It was a complete fluke that I even interviewed. The idea of joining a company with more than 100 people seemed terrifyingly stifling to me. My networking, graphics, Unix and Internet passions and background suggested we didn’t have a lot in common. The mission of “A computer on every desk and in every home” was ambitious, but ambitious circa 1985. By 1991, it was an assumed inevitability for those versed in technology and its adoption rate.

The ~30 million PCs in the world were dominantly powered by DOS, Lotus 1-2-3, WordPerfect and applications compiled by Borland tools. If you were on a network at the office, it was Novell Netware; if you were connected to the “net,” your choice would have been Compuserve over your roaring 1200-baud modem. You’d buy your floppy discs and printer ribbons at a store called Egghead, and a program called TurboTax would have consumers lined up every April. MS-DOS 5.0 had just launched and we were deep in collaboration with the #1 PC maker  – IBM — on a powerful new operating system called OS/2 intended to succeed it. I had joined a small team building a Netware alternative on DOS and OS/2 called “LAN Manager.”



In spite of all of these warning signs and patterns, I still took the interview. At minimum the experience would serve as good practice for future interviews by more compatible employers. However, my interview experience turned all of my assumptions upside-down and drew me toward this place I’ve called home ever since.



During every interview, I’d challenge, “‘A computer on every desk and in every home’ is quaint, but why stop there?” and the typical response would be along the lines of, “That’s just our ante.” I liked that… +1 Microsoft.

I’d push a little further and say something like “Don’t you see the force multiplier in connecting all of those desks and homes and people together across the Internet?” and they’d say something like “Internet? Is that like Compuserve?” However it was said, these responses activated my flight instinct.

My speedball would be, “Well, why in the hell should I join this company that doesn’t have a clue about the Internet when that’s the next big thing? It’s going to completely change the world! It’s what I was put on earth to do! You guys don’t get it!” and the calm response would be, “You’re right. We don’t get it, but it seems that maybe you do. That’s exactly why you should come here. Come here and make it happen. Write the job description!”



I couldn’t believe it, but it was impossible to dismiss the similarity and authenticity I felt in every conversation. On the flight home, I contemplated these discussions, the passion and IQ of the people I had encountered and their invitation to create my own space to drive a bigger agenda alongside them. It clicked. The “computer on every desk…” rhetoric was a ruse, the real purpose and ambition of these people was much, much broader:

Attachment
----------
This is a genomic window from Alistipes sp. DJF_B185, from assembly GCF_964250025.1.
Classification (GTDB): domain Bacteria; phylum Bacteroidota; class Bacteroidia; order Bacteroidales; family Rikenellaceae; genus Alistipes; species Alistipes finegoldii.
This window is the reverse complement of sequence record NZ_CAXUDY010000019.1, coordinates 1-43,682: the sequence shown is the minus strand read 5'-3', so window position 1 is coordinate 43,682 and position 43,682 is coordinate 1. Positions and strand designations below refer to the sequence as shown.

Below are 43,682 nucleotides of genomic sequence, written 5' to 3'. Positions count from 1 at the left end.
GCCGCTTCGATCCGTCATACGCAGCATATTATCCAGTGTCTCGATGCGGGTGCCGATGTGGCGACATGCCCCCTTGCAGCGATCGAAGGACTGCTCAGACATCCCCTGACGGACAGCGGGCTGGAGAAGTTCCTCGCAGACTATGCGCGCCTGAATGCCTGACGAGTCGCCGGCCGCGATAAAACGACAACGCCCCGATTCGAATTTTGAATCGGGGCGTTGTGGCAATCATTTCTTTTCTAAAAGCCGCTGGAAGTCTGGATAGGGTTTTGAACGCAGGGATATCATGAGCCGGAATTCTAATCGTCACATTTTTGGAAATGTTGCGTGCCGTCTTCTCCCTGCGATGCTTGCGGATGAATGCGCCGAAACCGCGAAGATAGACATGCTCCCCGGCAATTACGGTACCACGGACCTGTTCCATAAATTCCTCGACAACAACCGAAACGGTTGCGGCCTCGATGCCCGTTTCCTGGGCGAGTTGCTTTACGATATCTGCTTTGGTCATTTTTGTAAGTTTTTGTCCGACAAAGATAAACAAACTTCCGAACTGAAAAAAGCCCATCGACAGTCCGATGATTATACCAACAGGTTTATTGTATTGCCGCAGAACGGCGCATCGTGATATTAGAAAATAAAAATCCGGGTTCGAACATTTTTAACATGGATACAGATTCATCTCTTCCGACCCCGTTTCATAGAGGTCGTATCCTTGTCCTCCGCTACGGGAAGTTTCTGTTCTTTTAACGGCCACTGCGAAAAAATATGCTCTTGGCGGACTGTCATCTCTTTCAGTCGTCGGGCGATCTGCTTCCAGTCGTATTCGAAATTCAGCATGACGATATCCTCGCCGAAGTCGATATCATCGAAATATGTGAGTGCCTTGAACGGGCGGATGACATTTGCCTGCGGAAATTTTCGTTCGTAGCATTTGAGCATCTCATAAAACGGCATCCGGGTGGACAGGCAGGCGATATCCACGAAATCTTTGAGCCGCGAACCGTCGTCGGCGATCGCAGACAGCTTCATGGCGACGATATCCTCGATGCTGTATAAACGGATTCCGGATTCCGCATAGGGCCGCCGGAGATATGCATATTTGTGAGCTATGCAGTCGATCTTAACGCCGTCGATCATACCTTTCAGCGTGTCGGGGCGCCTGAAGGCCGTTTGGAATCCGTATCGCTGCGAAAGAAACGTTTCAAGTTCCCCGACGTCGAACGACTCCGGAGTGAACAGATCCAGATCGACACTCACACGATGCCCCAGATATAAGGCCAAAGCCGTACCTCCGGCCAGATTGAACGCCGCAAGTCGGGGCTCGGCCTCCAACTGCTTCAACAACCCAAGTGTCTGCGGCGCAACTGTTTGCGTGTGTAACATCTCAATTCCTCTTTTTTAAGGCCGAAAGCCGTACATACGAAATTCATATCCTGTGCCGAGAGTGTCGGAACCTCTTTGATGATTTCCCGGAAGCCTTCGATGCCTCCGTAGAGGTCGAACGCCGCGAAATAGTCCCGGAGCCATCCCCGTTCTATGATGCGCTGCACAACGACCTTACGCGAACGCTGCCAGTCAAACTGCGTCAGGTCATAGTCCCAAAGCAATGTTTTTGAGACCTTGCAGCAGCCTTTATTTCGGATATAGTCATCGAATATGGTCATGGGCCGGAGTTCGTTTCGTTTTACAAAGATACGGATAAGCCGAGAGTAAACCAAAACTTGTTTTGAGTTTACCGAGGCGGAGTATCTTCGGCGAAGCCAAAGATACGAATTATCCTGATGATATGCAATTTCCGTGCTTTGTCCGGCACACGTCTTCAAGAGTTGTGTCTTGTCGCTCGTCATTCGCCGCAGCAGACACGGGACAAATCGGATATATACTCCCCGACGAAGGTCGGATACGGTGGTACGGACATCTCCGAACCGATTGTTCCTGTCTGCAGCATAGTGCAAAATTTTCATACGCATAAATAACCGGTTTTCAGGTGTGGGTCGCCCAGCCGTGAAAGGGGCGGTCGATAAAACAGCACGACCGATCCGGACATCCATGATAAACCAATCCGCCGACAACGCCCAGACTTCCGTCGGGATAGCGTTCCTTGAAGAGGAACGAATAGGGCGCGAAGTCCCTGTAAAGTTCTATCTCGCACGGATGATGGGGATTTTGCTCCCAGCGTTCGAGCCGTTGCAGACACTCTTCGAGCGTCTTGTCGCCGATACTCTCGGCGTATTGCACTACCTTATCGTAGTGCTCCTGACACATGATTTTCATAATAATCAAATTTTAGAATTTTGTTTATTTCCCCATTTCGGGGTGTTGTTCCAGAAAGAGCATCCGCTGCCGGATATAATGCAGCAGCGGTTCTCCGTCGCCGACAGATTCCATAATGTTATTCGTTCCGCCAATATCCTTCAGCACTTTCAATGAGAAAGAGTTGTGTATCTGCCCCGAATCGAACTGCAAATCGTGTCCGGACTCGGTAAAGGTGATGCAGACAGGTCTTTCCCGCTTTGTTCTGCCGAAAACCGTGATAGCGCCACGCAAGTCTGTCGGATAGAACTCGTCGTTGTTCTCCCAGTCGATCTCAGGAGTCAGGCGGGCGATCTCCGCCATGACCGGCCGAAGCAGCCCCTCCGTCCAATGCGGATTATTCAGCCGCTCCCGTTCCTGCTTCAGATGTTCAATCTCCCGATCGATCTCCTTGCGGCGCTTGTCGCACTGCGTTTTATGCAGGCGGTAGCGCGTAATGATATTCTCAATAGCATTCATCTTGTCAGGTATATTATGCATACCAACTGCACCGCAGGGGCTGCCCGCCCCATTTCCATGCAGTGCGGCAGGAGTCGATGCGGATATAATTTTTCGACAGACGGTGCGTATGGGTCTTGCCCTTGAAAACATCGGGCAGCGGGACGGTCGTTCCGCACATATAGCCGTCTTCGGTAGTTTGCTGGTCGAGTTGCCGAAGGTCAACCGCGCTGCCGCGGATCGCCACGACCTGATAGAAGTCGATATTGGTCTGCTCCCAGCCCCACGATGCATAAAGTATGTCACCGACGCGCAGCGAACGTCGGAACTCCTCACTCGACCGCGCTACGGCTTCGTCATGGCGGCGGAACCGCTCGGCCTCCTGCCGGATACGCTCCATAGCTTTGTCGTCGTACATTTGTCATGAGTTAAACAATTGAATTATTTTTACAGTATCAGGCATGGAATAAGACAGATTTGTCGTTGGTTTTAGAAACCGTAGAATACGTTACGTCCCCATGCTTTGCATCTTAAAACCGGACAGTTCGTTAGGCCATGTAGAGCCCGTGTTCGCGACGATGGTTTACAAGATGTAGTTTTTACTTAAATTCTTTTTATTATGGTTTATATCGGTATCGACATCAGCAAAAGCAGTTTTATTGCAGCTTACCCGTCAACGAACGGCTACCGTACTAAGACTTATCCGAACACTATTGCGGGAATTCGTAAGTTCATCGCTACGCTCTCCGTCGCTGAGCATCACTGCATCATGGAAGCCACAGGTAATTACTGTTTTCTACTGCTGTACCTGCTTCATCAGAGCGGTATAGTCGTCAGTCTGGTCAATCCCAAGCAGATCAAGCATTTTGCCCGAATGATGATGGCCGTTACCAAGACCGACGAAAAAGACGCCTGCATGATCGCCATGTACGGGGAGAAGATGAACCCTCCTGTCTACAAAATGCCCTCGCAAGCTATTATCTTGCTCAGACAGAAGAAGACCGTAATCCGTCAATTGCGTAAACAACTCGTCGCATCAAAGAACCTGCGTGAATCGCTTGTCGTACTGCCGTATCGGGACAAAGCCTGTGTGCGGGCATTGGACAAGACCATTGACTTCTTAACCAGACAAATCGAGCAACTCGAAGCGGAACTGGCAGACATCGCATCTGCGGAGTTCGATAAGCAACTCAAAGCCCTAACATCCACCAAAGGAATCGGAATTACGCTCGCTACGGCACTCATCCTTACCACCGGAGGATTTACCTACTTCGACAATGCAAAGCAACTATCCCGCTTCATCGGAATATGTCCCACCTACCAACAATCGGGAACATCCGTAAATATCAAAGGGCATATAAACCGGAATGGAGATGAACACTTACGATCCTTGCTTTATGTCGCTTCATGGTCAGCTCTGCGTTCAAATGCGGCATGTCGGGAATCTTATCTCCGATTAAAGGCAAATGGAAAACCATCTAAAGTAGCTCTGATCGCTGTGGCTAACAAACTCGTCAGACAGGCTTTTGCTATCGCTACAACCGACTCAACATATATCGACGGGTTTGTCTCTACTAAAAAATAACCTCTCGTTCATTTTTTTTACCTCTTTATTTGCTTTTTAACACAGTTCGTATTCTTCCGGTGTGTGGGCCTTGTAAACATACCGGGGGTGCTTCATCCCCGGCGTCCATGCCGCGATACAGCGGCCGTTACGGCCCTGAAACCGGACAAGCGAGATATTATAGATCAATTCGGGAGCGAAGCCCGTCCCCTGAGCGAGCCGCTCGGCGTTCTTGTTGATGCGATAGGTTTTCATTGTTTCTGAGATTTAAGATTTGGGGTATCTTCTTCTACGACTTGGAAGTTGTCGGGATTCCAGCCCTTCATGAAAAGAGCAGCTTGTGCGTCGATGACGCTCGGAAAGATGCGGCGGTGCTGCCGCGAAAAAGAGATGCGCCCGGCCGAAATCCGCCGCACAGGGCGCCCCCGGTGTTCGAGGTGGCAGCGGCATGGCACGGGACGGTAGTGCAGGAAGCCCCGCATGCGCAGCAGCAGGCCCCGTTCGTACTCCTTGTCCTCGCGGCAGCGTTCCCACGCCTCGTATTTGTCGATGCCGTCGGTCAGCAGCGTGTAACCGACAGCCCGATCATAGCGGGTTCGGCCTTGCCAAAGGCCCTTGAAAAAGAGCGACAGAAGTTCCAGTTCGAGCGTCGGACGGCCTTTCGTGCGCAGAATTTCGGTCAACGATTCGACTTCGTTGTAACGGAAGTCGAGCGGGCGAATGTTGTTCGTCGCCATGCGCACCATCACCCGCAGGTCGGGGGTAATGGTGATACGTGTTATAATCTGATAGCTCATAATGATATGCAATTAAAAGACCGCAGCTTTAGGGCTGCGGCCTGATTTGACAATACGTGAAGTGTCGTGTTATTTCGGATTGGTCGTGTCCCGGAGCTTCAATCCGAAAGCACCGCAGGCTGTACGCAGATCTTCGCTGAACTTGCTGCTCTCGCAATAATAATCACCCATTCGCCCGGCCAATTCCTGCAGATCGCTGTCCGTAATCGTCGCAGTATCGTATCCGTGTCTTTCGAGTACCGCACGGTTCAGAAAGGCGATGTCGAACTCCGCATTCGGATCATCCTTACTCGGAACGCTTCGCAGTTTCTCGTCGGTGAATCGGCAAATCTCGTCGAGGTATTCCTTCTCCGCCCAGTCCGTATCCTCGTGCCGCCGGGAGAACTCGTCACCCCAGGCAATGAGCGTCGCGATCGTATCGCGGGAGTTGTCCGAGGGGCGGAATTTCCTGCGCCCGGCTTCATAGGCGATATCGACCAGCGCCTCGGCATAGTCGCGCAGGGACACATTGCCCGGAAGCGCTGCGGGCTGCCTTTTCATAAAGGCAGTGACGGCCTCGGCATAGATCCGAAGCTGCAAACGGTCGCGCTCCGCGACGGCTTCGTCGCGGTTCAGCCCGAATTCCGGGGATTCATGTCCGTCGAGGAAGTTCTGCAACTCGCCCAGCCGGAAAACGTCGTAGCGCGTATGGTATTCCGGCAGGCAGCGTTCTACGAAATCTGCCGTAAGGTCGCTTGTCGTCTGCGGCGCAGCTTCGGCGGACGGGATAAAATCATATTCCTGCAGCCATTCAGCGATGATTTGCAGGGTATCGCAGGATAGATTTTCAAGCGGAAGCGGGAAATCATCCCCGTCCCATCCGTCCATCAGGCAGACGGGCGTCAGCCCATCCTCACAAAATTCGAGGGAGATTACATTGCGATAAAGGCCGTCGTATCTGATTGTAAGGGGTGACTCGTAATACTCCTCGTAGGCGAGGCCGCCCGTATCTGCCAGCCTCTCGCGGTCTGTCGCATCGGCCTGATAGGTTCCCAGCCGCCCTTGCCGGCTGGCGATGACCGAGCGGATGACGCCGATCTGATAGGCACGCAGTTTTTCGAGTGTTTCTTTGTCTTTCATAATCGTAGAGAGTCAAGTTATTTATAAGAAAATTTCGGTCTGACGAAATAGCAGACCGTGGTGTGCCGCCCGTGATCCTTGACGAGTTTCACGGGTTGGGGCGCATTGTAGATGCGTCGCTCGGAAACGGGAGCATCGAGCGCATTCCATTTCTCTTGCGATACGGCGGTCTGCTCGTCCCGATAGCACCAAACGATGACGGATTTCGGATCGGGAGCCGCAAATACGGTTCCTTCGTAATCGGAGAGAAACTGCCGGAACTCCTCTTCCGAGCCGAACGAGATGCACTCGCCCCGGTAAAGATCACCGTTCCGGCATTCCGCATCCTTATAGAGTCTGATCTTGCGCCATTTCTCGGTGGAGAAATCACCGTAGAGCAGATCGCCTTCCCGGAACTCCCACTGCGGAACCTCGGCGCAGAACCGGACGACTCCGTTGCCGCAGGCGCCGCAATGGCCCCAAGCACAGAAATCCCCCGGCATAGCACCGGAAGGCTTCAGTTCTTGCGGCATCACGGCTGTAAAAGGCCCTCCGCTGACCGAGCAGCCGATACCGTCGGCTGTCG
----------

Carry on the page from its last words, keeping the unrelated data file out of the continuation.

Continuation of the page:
“Make the world a better place through technology.”

Like every idealistic college hire, this was the unicorn I was looking for. I wanted to do something bigger than me – “change the world!” – with a bunch of people who respected and could augment my superpowers. I had visited the Justice League of Geeks and they had invited me in and had shown me the secret handshake.

The next day, I joined “The Tribe” – a group diverse in perspective, similar in skills and completely, totally galvanized around one central purpose.






It felt uncomfortably perfect (apart from the awful office décor), so I protected my youthful optimism by mentally deciding I would give it two years and revisit everything then. The almanac reassured me of the NW’s snow quality, the traffic was nothing compared to Boston or New York and the promise of free soda, lame-but-subsidized cafeteria pizza, $32k/year and an MS-DOS t-shirt were hard to beat.

At my two year checkpoint, things were going along “better than expected.” It was simple to extend my commitment — I was charged up by the progress we were making, the friends I had made, the plans we had made together and the culture and purpose that bound us. I even was allowed to expense copies of Snow Crashas a pre-read for team offsites… The unicorn was real!

Then one day it happened.

Someone ruined it all and shattered the fantasy. When no one was looking, some clown had somehow slipped into The Tribe and brought all of the walls crashing down. They shredded our slice of the vision, they scoffed at my offer to collaborate, they committed to a lifetime of obstructionist behavior and to do everything in their power to stop everything our team had worked so hard to do. The gauntlet was laid, “Read my lips, we will never ship TCP/IP in Windows 95.” I was shocked. I was shattered.

I stormed out.

I walked out the front door in disgust and went to an 11am movie at Crossroads (the aptly titled, Point of No Return). About 30 minutes in I realized what a whiner and victim I was being and that in a company of 8,000 there were bound to be some misses.